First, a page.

No 120 - 1990
The Master’s Bedroom
When the door knob finally turned, when at last it clicked and released and the door actually moved to open, Tots thought she might be sick. But it would tone in; the Master’s carpet, Tots remembered, was the clotted muddy colour of eel pie. They had taken it up once for a spring-cleaning and Tots had been called in to sweep up underneath. She had been busy brushing the grape pips and the toe-nail clippings into a tidy mound when the shiny, black, squeakless shoes had appeared in the doorway. Powerless to speak or to look up, Tots had continued sweeping, her mind trapped under the shoes, her only thought that the socks inside housed the toes the clippings of whose nails she was now shepherding around the floor. She had felt sick then too.
With her hand still on the door knob for fear the spring would ping, she closed her eyes and made an act of will, addressed (unlike the Acts of Faith, Hope, Charity, and, most of all, Contrition she had learnt from Father Terence) to herself.
Oh, Tots, you can do it. Go on, Tots. Do it, do it. And she went in, closed the door behind her, and opened her eyes.
Oh, the opulence. She resisted the urge to genuflect. The sheer mass and solidity of it was enough to make you toe the scratch, had you thought of doing otherwise. Here was nothing broken or makeshift, nothing out of kilter. This furniture was solid and grave, would never have the bad breeding to wobble, far less fall apart. No failures in here, oh no. The massive wardrobe, the dressing table and the tallboy stood transfixed by their own upright qualities. A troop of grunting moving men would never move these pieces. The bed itself, a four-poster, was the size of a small semi-detached and draped like a funeral parlour. Or a confessional.
Father Terence’s had been a portable with curtains of the same purple brocade. He used to come round every Saturday (the Master had some other arrangement now, something like a season ticket as far as Tots could make out - she was not eligible) and set up his fold-out box, like a puppet theatre, on the dining room table, which would be covered for the occasion with a floor-length cloth of black-out material from an old war. Spared in this way the unpleasantness of the church, which was usually full of addicts, the members of the household could file comfortably in and out of the dining room, posting their sins in his ecclesiastical mail-box, relieving themselves.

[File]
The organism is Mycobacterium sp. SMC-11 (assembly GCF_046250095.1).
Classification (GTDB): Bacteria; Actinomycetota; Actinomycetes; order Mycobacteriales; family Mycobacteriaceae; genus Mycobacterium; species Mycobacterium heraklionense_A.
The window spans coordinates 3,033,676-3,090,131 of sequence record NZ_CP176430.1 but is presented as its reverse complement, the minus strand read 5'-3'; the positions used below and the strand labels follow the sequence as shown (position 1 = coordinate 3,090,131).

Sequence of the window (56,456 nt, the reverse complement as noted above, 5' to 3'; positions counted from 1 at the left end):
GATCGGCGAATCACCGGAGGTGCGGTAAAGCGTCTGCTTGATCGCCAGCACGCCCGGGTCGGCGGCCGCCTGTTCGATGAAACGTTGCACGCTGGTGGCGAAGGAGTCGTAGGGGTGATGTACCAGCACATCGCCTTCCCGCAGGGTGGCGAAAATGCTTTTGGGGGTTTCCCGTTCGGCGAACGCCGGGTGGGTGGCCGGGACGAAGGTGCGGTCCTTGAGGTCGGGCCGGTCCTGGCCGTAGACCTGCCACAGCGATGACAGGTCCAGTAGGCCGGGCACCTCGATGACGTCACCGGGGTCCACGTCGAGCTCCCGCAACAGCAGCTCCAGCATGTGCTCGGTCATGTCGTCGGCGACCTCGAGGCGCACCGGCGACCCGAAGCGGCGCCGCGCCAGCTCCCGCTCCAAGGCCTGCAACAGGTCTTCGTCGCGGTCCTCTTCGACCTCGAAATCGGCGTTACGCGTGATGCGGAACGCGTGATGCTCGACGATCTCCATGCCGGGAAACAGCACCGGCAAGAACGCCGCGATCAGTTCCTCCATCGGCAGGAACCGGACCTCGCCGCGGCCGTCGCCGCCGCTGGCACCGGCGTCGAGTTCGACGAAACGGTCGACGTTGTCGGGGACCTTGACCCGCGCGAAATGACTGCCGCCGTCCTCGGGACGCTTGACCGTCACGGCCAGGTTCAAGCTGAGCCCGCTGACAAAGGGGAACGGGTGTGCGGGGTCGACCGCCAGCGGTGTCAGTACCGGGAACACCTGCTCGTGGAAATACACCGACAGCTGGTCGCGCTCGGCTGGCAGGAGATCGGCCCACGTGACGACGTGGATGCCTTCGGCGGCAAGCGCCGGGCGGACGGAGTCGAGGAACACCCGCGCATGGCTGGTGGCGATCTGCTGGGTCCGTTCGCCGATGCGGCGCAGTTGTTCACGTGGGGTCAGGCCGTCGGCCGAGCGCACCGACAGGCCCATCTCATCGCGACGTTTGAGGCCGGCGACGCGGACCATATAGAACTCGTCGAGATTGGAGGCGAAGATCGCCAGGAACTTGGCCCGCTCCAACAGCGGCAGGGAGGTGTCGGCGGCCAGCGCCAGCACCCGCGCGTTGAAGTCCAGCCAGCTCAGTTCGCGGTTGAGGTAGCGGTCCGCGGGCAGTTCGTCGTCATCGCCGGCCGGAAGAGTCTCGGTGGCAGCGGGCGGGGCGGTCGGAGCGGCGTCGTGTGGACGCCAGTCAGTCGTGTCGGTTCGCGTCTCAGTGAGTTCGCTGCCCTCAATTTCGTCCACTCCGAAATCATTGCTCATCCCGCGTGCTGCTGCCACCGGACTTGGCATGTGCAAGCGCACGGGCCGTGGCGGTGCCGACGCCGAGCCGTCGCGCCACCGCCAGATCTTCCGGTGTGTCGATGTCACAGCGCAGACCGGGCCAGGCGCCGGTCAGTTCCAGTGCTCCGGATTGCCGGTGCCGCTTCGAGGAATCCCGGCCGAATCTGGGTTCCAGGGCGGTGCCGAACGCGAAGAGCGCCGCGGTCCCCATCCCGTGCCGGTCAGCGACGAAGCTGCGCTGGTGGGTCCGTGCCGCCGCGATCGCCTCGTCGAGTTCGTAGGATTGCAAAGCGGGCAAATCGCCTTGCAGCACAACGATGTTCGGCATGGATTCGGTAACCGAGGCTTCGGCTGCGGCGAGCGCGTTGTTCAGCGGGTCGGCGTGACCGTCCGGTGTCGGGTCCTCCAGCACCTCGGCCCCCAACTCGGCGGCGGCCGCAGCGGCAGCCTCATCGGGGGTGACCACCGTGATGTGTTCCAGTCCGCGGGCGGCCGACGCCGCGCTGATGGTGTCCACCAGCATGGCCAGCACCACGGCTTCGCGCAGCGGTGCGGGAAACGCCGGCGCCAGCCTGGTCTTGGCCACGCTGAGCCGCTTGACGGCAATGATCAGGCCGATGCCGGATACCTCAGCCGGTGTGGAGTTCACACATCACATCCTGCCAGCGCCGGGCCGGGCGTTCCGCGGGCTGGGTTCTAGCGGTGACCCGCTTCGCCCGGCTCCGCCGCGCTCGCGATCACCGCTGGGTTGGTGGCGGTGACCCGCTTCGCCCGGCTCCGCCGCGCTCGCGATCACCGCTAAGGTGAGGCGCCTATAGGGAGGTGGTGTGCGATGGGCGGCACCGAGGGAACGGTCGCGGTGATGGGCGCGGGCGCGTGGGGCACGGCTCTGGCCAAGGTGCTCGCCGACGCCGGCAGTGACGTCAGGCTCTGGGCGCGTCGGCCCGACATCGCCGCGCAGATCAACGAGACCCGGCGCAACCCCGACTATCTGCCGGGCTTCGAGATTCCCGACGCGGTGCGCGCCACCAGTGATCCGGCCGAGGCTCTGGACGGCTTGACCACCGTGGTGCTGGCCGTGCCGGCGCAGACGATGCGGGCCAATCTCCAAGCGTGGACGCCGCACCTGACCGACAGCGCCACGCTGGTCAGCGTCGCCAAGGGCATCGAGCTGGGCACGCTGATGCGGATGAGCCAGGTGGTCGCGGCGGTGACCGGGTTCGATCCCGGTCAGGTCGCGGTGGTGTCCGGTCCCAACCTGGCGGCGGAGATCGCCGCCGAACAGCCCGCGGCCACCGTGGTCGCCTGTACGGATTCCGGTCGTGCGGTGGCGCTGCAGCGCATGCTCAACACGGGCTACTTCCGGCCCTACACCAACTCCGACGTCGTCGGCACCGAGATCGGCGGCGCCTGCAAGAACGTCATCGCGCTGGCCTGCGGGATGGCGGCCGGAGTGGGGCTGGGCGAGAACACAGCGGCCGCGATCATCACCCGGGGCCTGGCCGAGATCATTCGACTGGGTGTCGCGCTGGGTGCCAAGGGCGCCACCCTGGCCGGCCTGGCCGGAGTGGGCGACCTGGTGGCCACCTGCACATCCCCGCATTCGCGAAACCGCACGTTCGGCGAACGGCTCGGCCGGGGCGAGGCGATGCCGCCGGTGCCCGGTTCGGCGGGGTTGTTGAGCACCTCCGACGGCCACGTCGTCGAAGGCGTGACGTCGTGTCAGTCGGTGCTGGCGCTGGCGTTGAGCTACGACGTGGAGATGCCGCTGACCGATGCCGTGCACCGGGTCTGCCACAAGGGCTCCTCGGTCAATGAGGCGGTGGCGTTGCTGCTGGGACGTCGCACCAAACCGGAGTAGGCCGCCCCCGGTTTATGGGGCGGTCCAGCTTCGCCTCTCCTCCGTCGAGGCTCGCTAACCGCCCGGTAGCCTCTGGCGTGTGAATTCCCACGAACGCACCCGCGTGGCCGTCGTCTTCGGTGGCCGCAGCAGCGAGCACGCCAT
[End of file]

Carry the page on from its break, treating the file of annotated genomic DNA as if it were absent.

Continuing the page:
Tots, who had been given a rudimentary Catholicism for no reason she could ever determine, took part in this Saturday ritual. The memory of it was laced with adrenalin; there was no forgetting the blind curtain, how she watched it, waiting, wondering whether he was really there on the other side, hoping it might be her lucky day and he had gone for a cigarette. But he never had. It was the same every Saturday. Only worse. In the act of confessing she found it hard not to begin accusing the prosecution and defending herself. ‘I said I swep out the coal-cellar when I never. But I was goin to do it the day after anyhow. Well sort of. Ow can you sweep out a coal-cellar? Some a them things I get on me work orders don’t make no sense. It’s not Mrs Phelum’s fault, she just reads em out. It’s im what makes em up, but e don’t ave a clue what really needs doin. Oh an I called im a silly prick again. Not to is face a course. An nobody heard…’ The urge to justify was pathological. It was painful to suppress it. Soon she found it more efficient to begin the process of vindication before the act of confession. Her list of sins grew considerably shorter each week. Until at last there was nothing to confess and Tots was left with a free half hour on a Saturday morning and a lasting fear of any unseen presence.
The curtains of the bed, Tots noticed now, were closed. The hair at the nape of her neck began to prickle. Was he? He couldn’t be.
The thought appalled, and enthralled. She had to know. In awful fascination she dropped to her hands and knees and began to slowly to creep across the carpet. Once she thought she heard breathing, but it was only the soft scuffing of her knees. She stopped at the side of the bed and listened. Bless me Father for I am about to sin. It is about two seconds before I open the curtains, lift the lid, drop the danger . . . Holding one of the purple tassels (it might have been the fuse on a barrel of gunpowder) between her finger and thumb, she carefully lifted it (oh, don’t go off) and peered underneath.